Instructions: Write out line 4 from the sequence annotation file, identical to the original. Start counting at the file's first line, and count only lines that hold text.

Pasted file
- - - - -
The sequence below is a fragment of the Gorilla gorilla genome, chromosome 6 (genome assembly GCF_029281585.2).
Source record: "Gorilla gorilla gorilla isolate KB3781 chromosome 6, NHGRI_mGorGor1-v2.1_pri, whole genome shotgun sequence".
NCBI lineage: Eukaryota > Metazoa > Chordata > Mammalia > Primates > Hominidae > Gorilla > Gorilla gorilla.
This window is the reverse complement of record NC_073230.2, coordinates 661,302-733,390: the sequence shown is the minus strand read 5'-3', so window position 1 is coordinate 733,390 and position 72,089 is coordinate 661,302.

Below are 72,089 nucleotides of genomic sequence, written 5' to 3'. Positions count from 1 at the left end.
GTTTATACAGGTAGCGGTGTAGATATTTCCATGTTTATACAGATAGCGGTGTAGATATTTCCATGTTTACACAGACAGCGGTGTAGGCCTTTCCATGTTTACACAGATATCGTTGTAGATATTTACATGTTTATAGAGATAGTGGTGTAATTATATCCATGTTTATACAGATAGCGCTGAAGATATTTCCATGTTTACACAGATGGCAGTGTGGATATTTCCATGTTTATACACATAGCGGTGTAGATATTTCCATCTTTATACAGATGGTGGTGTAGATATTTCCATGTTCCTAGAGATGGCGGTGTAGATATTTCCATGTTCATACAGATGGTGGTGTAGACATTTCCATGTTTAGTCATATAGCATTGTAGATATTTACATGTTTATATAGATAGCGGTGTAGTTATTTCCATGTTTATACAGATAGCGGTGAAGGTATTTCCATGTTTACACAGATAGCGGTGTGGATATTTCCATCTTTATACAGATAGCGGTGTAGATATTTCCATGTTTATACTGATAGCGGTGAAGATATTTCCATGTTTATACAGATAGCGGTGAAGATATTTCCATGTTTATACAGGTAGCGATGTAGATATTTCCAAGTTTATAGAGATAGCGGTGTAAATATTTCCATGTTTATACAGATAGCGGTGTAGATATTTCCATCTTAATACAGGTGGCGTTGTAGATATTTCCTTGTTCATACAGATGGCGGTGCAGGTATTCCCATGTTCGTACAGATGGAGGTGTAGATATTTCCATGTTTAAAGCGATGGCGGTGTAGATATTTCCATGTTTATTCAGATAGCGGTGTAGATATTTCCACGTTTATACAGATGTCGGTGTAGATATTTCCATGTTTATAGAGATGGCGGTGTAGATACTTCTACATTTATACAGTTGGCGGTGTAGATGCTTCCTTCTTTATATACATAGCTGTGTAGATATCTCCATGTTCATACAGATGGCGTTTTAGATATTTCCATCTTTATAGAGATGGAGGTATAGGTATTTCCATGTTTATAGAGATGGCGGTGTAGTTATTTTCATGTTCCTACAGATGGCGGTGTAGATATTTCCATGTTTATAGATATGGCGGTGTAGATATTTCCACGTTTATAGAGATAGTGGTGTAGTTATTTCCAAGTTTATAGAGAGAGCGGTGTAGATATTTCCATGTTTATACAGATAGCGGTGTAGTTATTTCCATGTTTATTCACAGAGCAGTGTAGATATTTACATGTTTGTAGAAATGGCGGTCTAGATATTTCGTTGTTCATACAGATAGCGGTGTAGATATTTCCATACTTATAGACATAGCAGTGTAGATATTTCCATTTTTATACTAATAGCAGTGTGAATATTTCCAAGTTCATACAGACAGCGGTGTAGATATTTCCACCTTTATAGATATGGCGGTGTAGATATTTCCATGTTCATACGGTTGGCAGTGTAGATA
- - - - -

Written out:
This window is the reverse complement of record NC_073230.2, coordinates 661,302-733,390: the sequence shown is the minus strand read 5'-3', so window position 1 is coordinate 733,390 and position 72,089 is coordinate 661,302.